• Sue says:

      There are so many skills and recipes like this that get lost over time, and people don’t realize that they can do it themselves…hope you try it Willow :)

  3. Christina says:

    This is pure genius! I always have buttermilk and cream in my fridge! Thanks for the post!

  4. heatherm says:

    Yay, I did bookmark a creme fraiche recipe that said to use a bit of yogurt as the principle is the same. Commercial buttermilk is often not real buttermilk and full of thickeners and additives, so will try with the yogurt one of these days.

  5. Toni Legates says:

    A great post. Most people are unaware of just how easy it is to make creme fraiche. I saw a recipe at a video blog I just love called Foodwishes.com. Where chef John does his take on “The Standard Grill’s” Million dollar chicken. Which just happens to be a roasted chicken that is slathered in a creme fraiche glaze. I haven’t made this dish yet but this post of yours has me craving it.

  6. Randi Lynne says:

    SO, I am a sour cream addict. I keep it on hand and like to top soups, stews, and all sorts of dishes with a dallop of the stuff. I have been reading food blogs for years and have seen how to’s for making your own yogurt, but never creme fraiche (which for my purposes is an equal exchange for sour cream, but actually even more versatile). I started it yesterday and today had some with my soup. Shared on Facebook saying there is no need to ever purchase sour cream again. It’s one of those “Where have you been my whole life??” moments. Thanks for posting.

    • Sue says:

      Thanks Randi Lynne, it’s great to have your testimonial! The thing I like about it especially is that it doesn’t curdle in hot sauces and soups like sour cream sometimes does.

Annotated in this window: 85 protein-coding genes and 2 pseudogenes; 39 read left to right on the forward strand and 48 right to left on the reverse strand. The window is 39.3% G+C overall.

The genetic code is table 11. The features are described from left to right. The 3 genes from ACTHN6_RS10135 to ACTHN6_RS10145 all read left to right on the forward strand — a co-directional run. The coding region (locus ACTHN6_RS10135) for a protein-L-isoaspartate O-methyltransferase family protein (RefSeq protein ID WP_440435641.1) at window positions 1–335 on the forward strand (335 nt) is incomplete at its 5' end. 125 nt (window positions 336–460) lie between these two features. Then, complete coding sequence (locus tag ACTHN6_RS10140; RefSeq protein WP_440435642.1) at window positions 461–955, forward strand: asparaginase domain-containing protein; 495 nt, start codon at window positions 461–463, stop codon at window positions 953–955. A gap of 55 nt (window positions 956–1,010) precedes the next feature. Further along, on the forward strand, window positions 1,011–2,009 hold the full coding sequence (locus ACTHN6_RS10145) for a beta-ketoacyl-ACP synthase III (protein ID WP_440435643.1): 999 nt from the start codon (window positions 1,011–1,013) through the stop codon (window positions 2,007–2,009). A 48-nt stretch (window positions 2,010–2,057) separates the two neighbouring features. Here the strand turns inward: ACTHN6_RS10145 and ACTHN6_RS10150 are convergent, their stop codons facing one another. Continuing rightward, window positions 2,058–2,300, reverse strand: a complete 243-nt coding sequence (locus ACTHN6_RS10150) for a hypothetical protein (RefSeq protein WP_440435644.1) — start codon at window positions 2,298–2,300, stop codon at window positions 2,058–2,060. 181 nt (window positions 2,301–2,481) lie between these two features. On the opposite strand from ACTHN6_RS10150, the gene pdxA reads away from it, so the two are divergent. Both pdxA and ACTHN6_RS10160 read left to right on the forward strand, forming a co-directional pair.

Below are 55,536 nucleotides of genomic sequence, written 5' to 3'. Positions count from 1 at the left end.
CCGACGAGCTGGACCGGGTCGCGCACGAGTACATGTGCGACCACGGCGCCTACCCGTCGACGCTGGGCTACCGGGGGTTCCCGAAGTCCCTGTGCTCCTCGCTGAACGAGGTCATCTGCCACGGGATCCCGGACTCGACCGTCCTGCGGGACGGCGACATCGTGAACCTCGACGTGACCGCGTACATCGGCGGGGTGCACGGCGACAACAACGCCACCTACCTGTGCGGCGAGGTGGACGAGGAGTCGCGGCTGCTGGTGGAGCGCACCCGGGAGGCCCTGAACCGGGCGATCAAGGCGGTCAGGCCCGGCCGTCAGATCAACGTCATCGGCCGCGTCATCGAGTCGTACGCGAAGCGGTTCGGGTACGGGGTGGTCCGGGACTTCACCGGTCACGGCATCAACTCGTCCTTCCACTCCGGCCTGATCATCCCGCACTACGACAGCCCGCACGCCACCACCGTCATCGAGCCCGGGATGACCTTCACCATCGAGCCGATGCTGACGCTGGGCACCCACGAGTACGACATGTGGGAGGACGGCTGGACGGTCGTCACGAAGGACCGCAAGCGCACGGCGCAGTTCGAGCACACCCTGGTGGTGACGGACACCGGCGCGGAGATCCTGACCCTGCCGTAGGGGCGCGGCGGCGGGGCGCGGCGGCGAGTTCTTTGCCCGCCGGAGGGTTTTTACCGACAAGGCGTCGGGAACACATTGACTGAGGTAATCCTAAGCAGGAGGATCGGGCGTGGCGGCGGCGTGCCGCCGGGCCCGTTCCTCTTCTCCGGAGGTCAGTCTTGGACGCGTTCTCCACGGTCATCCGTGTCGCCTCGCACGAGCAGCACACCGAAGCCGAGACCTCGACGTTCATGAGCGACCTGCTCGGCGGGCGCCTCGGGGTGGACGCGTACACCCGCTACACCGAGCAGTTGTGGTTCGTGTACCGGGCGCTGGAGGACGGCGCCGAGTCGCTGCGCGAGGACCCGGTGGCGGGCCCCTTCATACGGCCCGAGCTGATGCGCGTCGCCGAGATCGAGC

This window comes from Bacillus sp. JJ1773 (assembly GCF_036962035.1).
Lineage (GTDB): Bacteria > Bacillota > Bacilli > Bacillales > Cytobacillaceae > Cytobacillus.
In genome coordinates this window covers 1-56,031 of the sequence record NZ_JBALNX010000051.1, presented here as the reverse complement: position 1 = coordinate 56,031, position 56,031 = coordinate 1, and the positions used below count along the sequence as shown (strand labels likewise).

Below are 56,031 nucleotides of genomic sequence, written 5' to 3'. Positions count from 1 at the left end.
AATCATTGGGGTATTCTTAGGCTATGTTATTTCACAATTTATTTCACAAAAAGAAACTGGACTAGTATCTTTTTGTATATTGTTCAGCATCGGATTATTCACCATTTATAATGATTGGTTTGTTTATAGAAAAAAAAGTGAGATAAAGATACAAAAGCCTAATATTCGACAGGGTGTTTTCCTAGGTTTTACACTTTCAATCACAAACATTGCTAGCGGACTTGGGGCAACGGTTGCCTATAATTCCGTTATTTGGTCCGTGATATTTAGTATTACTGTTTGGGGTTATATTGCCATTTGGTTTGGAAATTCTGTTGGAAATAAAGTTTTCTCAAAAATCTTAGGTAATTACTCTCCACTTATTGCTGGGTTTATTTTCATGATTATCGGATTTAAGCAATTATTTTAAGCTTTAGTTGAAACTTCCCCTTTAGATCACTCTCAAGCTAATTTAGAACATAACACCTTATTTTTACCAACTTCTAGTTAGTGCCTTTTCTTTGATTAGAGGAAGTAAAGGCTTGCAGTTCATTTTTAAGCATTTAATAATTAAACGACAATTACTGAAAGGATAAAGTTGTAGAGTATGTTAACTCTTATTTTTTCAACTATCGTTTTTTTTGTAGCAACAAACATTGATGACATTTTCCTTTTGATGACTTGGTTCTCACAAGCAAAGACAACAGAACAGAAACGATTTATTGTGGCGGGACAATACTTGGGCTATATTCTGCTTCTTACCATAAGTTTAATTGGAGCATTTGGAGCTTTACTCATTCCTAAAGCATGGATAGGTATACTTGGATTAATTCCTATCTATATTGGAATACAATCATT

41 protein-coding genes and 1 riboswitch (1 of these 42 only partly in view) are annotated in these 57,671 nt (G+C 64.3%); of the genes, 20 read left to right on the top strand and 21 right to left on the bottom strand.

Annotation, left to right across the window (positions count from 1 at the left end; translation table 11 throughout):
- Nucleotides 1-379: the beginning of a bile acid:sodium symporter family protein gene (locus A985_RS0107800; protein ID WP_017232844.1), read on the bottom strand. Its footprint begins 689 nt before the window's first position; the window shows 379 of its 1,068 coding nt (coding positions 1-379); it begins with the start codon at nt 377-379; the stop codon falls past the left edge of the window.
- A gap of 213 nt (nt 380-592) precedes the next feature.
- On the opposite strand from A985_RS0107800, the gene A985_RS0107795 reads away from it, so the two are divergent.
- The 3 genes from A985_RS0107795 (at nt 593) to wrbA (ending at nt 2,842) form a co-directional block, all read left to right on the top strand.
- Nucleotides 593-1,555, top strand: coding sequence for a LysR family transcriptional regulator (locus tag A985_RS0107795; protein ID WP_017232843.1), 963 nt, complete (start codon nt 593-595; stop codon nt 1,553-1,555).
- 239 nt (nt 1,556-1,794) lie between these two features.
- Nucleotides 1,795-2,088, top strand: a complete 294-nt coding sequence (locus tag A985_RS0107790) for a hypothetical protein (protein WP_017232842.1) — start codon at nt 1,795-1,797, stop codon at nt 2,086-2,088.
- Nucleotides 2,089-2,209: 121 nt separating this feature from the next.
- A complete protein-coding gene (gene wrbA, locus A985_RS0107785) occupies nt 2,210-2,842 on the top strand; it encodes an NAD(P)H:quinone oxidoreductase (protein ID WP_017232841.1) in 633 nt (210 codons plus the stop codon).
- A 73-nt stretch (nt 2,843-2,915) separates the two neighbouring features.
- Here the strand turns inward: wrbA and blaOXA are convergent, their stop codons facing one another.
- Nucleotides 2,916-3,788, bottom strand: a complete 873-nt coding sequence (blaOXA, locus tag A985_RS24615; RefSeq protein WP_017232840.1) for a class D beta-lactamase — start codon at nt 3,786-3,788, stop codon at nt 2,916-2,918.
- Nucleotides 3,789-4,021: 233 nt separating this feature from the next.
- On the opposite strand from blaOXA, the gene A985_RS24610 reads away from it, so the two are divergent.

7. […] View Recipe Ingredients & Preparation Instructions […]

  8. Thanks for posting this! Sometimes this is hard to find in my local grocer so now I know I can just make it myself.

  9. I love to make creme fraiche this way. It’s crazy how expensive it is here. My daughter lives in London and creme fraiche is just an every day ingredient there, very inexpensive and ordinary. I think someone is playing a trick on us!

  10. shannon says:

    totally cool: this, like always, is very good to know, as my grocery store is hit or miss when it comes to the creme fraiche. Seems as though when i don’t need it, i see it, but when i seek it out as something to purchase, boom; not there. :) so now i have this as a backup, or i can just completely avoid looking altogether thanks to you.

  11. Kate says:

    Great looks on the new site design!
    I was forced to make creme fraiche when I wanted to try Smitten Kitchen’s peach pie recipe two years ago. The pie was awesome to eat and the creme fraiche was a cinch to make using her recipe. I was so stoked being able to use it in a variety of recipes now that I could make it and not hunt it down in a specialty store. I tried making it again this past winter. It was a fLoP! Never thickened. After reading your post I wonder if it was because I screwed a cover onto the jar while it cultured? I will try it again hoping the loose cloth cover does the trick. I have to make another fresh peach pie before the peaches are a distant summer memory :-\